If you want to work as a real estate agent in Pennsylvania, you need to obtain and maintain a license. To secure a real estate license, you need to meet certain educational requirements and pass a test. You also need to pass a background check and adhere to a code of ethics established by the individual professional organizations that you belong to in addition to those set by the state.
All of that time and effort invested into securing the necessary license could go to waste if you lose your real estate license for disciplinary reasons. People can face disciplinary hearings and the loss of their real estate licenses due to negligence and misconduct. They could endure adverse actions initiated by a client’s complaint.
What are two of the most common reasons that former clients make complaints that could cost you your license?
They blame you for perceived economic losses
Perhaps you represented a seller and helped them establish an asking price based on the condition of the property and the sale price of other homes nearby. If they later talked to a different real estate professional who exaggerates what the property is worth or their neighbor cells their home for tens of thousands of dollars more, they could feel like you deprived them of a higher sale price.
On the other hand, maybe you represented a buyer who was desperate to have an offer accepted when the market was very competitive. As prices drop because the market cools, they may blame you for their enthusiasm when making an aggressive offer and want to hold you accountable because they are now overextended.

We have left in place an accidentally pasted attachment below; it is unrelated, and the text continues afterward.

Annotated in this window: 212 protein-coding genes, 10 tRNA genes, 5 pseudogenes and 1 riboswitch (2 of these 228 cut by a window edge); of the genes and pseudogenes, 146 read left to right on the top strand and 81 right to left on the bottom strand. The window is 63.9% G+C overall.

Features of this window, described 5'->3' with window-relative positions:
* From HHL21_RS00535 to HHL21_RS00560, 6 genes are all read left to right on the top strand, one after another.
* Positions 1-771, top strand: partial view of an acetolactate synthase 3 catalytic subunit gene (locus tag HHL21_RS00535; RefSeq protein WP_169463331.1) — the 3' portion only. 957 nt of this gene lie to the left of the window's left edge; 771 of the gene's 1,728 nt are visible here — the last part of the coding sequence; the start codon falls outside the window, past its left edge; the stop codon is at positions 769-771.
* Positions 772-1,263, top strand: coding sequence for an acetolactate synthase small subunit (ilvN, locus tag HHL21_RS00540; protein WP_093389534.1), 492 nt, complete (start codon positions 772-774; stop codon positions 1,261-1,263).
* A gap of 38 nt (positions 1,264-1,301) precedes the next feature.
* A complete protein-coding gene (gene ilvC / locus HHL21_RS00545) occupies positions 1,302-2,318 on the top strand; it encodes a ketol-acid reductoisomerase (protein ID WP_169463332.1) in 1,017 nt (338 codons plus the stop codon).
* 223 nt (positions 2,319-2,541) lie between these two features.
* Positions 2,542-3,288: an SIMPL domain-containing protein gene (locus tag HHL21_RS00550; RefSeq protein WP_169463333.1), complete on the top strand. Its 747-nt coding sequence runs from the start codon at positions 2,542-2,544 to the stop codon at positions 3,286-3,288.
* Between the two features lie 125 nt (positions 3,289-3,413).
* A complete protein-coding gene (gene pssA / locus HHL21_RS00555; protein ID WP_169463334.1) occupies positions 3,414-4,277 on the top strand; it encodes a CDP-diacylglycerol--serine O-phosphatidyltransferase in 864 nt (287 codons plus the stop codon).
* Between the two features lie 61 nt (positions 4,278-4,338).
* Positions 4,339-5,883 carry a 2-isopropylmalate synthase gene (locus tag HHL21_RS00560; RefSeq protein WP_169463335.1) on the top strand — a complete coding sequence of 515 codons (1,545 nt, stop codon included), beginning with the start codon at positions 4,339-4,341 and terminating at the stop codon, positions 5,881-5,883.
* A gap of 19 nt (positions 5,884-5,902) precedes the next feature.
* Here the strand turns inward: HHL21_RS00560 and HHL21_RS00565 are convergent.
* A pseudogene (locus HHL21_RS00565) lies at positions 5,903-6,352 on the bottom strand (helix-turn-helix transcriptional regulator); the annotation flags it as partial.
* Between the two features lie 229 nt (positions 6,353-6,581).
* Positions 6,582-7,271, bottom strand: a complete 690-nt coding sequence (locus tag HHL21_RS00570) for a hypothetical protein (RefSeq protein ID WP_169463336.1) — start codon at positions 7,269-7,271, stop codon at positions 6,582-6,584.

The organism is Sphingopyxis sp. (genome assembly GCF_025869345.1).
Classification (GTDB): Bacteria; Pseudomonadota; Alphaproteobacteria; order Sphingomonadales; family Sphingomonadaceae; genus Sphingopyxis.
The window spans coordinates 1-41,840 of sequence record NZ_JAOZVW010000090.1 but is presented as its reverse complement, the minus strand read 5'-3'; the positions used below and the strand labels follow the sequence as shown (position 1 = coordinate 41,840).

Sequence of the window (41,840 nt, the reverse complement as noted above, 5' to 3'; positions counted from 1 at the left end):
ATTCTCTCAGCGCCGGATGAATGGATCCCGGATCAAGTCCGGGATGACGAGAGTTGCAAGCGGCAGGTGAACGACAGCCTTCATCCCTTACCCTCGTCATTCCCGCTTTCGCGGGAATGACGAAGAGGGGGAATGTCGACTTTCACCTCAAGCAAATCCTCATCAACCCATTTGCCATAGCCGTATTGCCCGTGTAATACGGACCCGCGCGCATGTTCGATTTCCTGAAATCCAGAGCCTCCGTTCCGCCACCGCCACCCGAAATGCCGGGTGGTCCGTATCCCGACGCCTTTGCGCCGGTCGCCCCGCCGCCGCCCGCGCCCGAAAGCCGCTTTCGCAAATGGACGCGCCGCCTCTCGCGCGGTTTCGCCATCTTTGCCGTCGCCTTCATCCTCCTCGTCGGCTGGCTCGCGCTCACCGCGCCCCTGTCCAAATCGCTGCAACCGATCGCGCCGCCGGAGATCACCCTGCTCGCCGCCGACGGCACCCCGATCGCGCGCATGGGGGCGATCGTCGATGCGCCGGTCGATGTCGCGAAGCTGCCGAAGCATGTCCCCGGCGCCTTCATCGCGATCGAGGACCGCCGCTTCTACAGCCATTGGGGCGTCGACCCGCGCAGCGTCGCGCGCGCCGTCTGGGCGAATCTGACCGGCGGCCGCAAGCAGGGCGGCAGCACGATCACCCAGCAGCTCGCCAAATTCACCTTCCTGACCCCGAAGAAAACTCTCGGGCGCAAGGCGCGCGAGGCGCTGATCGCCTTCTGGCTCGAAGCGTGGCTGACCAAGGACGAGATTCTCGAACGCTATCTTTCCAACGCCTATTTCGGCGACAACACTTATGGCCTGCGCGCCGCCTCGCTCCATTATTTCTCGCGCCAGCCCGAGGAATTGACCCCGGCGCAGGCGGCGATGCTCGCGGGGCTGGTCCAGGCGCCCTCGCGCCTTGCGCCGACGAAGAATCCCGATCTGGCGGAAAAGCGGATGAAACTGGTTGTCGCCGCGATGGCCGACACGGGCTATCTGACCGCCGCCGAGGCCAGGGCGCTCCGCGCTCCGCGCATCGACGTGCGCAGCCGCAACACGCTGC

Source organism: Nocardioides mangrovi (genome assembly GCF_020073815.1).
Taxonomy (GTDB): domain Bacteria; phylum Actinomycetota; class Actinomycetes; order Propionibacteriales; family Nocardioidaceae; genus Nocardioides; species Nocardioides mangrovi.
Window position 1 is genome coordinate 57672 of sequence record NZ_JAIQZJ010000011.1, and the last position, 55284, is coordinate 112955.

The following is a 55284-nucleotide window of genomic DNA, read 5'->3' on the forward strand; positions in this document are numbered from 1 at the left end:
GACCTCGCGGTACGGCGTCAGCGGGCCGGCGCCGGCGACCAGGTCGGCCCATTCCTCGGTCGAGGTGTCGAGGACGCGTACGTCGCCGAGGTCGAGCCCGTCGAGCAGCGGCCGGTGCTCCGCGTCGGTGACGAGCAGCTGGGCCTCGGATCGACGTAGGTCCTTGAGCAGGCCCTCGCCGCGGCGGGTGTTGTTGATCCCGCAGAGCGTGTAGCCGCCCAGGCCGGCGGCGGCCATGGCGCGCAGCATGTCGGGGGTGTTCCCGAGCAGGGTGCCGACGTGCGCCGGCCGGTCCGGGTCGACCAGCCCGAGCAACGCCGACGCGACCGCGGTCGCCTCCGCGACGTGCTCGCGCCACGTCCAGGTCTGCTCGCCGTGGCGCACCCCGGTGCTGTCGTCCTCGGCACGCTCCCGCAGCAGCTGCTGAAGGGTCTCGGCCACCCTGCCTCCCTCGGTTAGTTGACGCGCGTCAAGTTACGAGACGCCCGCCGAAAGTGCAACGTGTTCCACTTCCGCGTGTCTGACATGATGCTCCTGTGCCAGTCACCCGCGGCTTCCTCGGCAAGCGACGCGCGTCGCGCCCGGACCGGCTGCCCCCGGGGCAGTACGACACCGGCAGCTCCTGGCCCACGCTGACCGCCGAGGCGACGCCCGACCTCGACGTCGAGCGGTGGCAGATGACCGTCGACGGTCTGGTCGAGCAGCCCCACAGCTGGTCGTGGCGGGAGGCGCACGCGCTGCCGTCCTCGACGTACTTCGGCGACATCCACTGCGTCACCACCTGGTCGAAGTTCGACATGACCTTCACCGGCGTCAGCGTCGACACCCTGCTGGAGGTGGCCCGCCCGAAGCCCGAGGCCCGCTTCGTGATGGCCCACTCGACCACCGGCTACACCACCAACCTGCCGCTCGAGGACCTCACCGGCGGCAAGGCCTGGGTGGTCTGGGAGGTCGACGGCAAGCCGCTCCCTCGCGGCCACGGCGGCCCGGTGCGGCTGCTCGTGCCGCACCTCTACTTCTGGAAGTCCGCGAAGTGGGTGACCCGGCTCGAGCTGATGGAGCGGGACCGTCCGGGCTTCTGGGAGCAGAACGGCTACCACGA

They feel like you overlooked something
If you fail to warn sellers about certain liabilities or if you took buyers on a tour of a home and didn’t notice obvious defects, your clients might blame you for those omissions or errors. Typically, you will have professional insurance that protects against errors and omissions, but the client may still be angry enough to try to damage your career. They could report you to the licensing board and create a difficult situation for you that results in a hearing where you could lose your license.
When you face such complaints or a disciplinary hearing, you will typically have the option of Defending yourself you can also work with an attorney to protect your license against accusations of professional misconduct or negligence. Protecting your professional licensure is the only way to guarantee that you can continue in your established profession when you face disciplinary action.